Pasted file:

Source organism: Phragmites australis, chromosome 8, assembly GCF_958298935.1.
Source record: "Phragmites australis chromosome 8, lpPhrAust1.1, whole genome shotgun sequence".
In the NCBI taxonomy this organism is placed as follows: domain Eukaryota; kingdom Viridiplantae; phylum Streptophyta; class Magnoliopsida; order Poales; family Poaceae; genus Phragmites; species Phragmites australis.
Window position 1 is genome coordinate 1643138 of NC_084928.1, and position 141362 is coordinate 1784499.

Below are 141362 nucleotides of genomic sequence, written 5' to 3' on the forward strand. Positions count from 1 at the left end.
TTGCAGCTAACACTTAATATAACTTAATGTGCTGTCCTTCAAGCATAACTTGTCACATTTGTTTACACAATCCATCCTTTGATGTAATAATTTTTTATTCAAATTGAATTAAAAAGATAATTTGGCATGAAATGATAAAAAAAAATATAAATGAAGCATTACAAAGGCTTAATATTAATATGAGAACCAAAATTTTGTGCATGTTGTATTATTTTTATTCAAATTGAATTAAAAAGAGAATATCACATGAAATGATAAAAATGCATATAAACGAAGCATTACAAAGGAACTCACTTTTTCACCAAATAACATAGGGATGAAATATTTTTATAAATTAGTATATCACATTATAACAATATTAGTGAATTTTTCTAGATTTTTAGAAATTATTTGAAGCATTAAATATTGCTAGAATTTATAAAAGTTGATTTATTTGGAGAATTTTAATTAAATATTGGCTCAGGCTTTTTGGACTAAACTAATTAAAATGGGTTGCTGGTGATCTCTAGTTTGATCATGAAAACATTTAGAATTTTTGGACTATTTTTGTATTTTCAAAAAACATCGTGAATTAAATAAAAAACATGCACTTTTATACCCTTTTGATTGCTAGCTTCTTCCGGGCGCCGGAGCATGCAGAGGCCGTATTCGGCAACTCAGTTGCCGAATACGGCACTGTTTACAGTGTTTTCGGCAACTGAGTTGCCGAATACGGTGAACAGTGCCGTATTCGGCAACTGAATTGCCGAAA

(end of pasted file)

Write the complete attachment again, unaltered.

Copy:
Source organism: Phragmites australis, chromosome 8, assembly GCF_958298935.1.
Source record: "Phragmites australis chromosome 8, lpPhrAust1.1, whole genome shotgun sequence".
In the NCBI taxonomy this organism is placed as follows: domain Eukaryota; kingdom Viridiplantae; phylum Streptophyta; class Magnoliopsida; order Poales; family Poaceae; genus Phragmites; species Phragmites australis.
Window position 1 is genome coordinate 1643138 of NC_084928.1, and position 141362 is coordinate 1784499.

Below are 141362 nucleotides of genomic sequence, written 5' to 3' on the forward strand. Positions count from 1 at the left end.
TTGCAGCTAACACTTAATATAACTTAATGTGCTGTCCTTCAAGCATAACTTGTCACATTTGTTTACACAATCCATCCTTTGATGTAATAATTTTTTATTCAAATTGAATTAAAAAGATAATTTGGCATGAAATGATAAAAAAAAATATAAATGAAGCATTACAAAGGCTTAATATTAATATGAGAACCAAAATTTTGTGCATGTTGTATTATTTTTATTCAAATTGAATTAAAAAGAGAATATCACATGAAATGATAAAAATGCATATAAACGAAGCATTACAAAGGAACTCACTTTTTCACCAAATAACATAGGGATGAAATATTTTTATAAATTAGTATATCACATTATAACAATATTAGTGAATTTTTCTAGATTTTTAGAAATTATTTGAAGCATTAAATATTGCTAGAATTTATAAAAGTTGATTTATTTGGAGAATTTTAATTAAATATTGGCTCAGGCTTTTTGGACTAAACTAATTAAAATGGGTTGCTGGTGATCTCTAGTTTGATCATGAAAACATTTAGAATTTTTGGACTATTTTTGTATTTTCAAAAAACATCGTGAATTAAATAAAAAACATGCACTTTTATACCCTTTTGATTGCTAGCTTCTTCCGGGCGCCGGAGCATGCAGAGGCCGTATTCGGCAACTCAGTTGCCGAATACGGCACTGTTTACAGTGTTTTCGGCAACTGAGTTGCCGAATACGGTGAACAGTGCCGTATTCGGCAACTGAATTGCCGAAA